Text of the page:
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Artist Eli Sudbrack Talks Adderall, Valium, and Excess

Artist Eli Sudbrack Talks Adderall, Valium, and Excess

Contemporary artist Eli Sudbrack, otherwise known as “avaf,” which may or may not stand for “assume vivid astro focus” depending upon Sudbrack’s sentiments at the time, will be debuting new work at the Suzanne Geiss Company in New York City this Thursday, May 8th:

 The Suzanne Geiss Company is pleased to present new work by assume vivid astro focus (avaf). In their first major solo exhibition in New York since 2008, avaf interfaces geometric abstraction and transgender imagery in paintings that challenge social and sexual norms. The paintings, hung on top of an original mural by the artists, range from visually explosive figurations to pared-down abstractions. Presenting expressive forms against constructivist patterns and a restricted palette, the artists engage tensions inherent in class, gender, and identity politics. The dichotomy is furthered by the exuberant features applied to the figures. avaf’s imagined trannies have kaleidoscopic skin, titanic breasts, and penises with minds of their own. They become extraordinary, mighty foils to the hyper-sexualized female figures advertised in porn magazines and Marvel comics.

If that description left you with an image that resembles a whirlwind of hues and colors, something like the Indian Holi (Festival Of Colours), then this bud’s for you. Sudbrack’s work tends to be a cacophony of emotions, colors, movement, and influence. Often citing collective societal ills and pitfalls as the inspiration for his work Sudbrack has played Zordon somewhat, over the years constructing effigies in the form of transexual superheroes to combat the stress and angst teeming from the cups of our everyday lives. Trippy stuff and on the low if you hit up Grand & Wooster in Manhattan you might be able to see one of these superheroes…trust me, I did.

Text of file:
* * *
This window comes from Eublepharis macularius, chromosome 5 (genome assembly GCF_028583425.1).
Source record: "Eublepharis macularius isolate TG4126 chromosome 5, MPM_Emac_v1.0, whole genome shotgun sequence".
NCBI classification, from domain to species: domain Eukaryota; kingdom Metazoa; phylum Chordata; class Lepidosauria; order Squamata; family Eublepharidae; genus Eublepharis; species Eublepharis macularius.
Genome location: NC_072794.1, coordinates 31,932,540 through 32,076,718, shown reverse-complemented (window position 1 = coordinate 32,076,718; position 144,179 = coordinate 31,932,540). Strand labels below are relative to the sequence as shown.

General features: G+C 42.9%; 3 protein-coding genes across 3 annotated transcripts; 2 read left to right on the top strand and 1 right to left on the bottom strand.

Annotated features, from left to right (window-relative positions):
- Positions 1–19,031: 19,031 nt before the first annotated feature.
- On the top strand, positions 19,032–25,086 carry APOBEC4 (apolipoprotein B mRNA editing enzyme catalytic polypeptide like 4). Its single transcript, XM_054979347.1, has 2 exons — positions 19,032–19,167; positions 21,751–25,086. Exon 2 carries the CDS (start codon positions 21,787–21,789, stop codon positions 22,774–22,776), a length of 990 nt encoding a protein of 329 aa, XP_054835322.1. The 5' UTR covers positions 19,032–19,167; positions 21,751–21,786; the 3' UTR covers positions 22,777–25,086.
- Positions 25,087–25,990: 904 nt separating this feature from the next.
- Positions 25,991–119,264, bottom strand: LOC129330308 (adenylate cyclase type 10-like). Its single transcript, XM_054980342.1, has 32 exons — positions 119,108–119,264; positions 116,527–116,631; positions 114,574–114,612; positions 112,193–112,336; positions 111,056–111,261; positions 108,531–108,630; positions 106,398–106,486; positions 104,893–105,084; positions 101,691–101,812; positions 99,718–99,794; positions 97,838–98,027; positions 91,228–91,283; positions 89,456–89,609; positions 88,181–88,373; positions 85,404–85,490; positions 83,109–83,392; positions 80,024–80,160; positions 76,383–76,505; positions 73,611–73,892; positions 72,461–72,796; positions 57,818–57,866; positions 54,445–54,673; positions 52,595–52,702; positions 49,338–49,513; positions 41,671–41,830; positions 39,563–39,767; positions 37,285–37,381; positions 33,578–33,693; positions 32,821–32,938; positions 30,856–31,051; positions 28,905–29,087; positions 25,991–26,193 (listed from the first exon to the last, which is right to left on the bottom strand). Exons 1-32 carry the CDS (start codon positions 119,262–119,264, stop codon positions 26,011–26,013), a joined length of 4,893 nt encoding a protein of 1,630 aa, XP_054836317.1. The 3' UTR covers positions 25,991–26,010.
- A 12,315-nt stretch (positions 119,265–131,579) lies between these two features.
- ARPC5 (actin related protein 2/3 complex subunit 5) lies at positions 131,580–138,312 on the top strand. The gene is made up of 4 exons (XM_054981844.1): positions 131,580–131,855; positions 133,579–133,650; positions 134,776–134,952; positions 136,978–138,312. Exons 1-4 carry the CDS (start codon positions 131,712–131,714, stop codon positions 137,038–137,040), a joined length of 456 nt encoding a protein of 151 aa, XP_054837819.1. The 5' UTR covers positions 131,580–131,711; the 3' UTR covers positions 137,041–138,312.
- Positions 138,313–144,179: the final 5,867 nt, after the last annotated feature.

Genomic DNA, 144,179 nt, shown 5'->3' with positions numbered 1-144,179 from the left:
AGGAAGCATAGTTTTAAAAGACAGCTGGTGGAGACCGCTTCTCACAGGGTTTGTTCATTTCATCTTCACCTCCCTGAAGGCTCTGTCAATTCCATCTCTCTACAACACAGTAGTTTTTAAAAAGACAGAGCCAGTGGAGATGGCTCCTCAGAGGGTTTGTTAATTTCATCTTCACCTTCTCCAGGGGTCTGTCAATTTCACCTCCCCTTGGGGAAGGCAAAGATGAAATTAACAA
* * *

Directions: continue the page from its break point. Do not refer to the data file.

Eli Sudbrack Sculpture on Wooster and Grand

In anticipation of spring and its subsequent tidal wave of art, Eli Sudbrack took some time to sit down with the New York Times to talk about his current collection and new work. Check out an excerpt below, and head over to the New York Times for the full interview.

The coming show recasts your acronym, AVAF, and it is titled Adderall Valium Ativan Focalin. Why?

We always play with the AVAF initials, for one thing. You know, I’ve been living between São Paulo and Brooklyn and in each place I feel increasingly oppressed by the city, which is a general contemporary problem. People are ultra-anxious about work or ultra-anxious about trying to relax and have a good sleep.

To counter those forces you conjure up an imaginary race of avenging transsexual superhereos?

The images we use signify a fighting power. They’re characters of change, characters that remain powerful even though sometimes things have gone slightly wrong with them physically. Maybe they have too much silicone in their faces … . Still, to us they are like contemporary goddesses fighting the status quo.

Eli Sudbrack’s “ASSUME VIVID ASTRO FOCUS: adderall valium ativan focalin (cantilevering me)” will be on display at the Suzanne Geiss Gallery from May 8 to June 21.

[h/t NY Times]

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